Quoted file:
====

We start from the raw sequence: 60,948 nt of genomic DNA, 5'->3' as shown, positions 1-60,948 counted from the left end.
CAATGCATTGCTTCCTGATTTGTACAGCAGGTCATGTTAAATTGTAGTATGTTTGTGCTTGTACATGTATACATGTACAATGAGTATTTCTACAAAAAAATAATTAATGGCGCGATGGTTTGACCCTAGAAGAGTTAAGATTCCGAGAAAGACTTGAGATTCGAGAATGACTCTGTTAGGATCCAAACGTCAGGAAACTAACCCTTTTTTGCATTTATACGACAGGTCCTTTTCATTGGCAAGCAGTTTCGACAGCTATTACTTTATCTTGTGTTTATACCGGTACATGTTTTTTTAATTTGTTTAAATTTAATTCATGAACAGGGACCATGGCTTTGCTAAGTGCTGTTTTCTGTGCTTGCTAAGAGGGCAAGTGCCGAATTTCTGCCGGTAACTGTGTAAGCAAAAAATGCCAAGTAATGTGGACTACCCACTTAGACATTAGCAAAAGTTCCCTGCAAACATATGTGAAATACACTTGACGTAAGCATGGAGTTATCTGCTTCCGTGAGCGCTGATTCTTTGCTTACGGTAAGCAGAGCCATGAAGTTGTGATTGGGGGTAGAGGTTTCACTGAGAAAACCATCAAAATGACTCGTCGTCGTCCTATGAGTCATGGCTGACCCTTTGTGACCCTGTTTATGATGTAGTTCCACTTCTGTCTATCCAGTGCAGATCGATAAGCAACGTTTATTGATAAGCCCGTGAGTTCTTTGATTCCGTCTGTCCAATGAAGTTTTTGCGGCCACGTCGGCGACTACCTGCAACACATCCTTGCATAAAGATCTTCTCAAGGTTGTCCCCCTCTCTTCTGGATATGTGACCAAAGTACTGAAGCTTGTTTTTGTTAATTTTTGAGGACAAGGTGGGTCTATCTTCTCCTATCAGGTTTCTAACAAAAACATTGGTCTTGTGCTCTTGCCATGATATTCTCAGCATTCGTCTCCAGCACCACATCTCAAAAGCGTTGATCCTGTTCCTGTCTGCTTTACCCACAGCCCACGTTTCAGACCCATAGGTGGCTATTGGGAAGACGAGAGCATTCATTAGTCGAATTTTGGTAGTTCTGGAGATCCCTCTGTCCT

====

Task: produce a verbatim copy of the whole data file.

We start from the raw sequence: 60,948 nt of genomic DNA, 5'->3' as shown, positions 1-60,948 counted from the left end.
CAATGCATTGCTTCCTGATTTGTACAGCAGGTCATGTTAAATTGTAGTATGTTTGTGCTTGTACATGTATACATGTACAATGAGTATTTCTACAAAAAAATAATTAATGGCGCGATGGTTTGACCCTAGAAGAGTTAAGATTCCGAGAAAGACTTGAGATTCGAGAATGACTCTGTTAGGATCCAAACGTCAGGAAACTAACCCTTTTTTGCATTTATACGACAGGTCCTTTTCATTGGCAAGCAGTTTCGACAGCTATTACTTTATCTTGTGTTTATACCGGTACATGTTTTTTTAATTTGTTTAAATTTAATTCATGAACAGGGACCATGGCTTTGCTAAGTGCTGTTTTCTGTGCTTGCTAAGAGGGCAAGTGCCGAATTTCTGCCGGTAACTGTGTAAGCAAAAAATGCCAAGTAATGTGGACTACCCACTTAGACATTAGCAAAAGTTCCCTGCAAACATATGTGAAATACACTTGACGTAAGCATGGAGTTATCTGCTTCCGTGAGCGCTGATTCTTTGCTTACGGTAAGCAGAGCCATGAAGTTGTGATTGGGGGTAGAGGTTTCACTGAGAAAACCATCAAAATGACTCGTCGTCGTCCTATGAGTCATGGCTGACCCTTTGTGACCCTGTTTATGATGTAGTTCCACTTCTGTCTATCCAGTGCAGATCGATAAGCAACGTTTATTGATAAGCCCGTGAGTTCTTTGATTCCGTCTGTCCAATGAAGTTTTTGCGGCCACGTCGGCGACTACCTGCAACACATCCTTGCATAAAGATCTTCTCAAGGTTGTCCCCCTCTCTTCTGGATATGTGACCAAAGTACTGAAGCTTGTTTTTGTTAATTTTTGAGGACAAGGTGGGTCTATCTTCTCCTATCAGGTTTCTAACAAAAACATTGGTCTTGTGCTCTTGCCATGATATTCTCAGCATTCGTCTCCAGCACCACATCTCAAAAGCGTTGATCCTGTTCCTGTCTGCTTTACCCACAGCCCACGTTTCAGACCCATAGGTGGCTATTGGGAAGACGAGAGCATTCATTAGTCGAATTTTGGTAGTTCTGGAGATCCCTCTGTCCT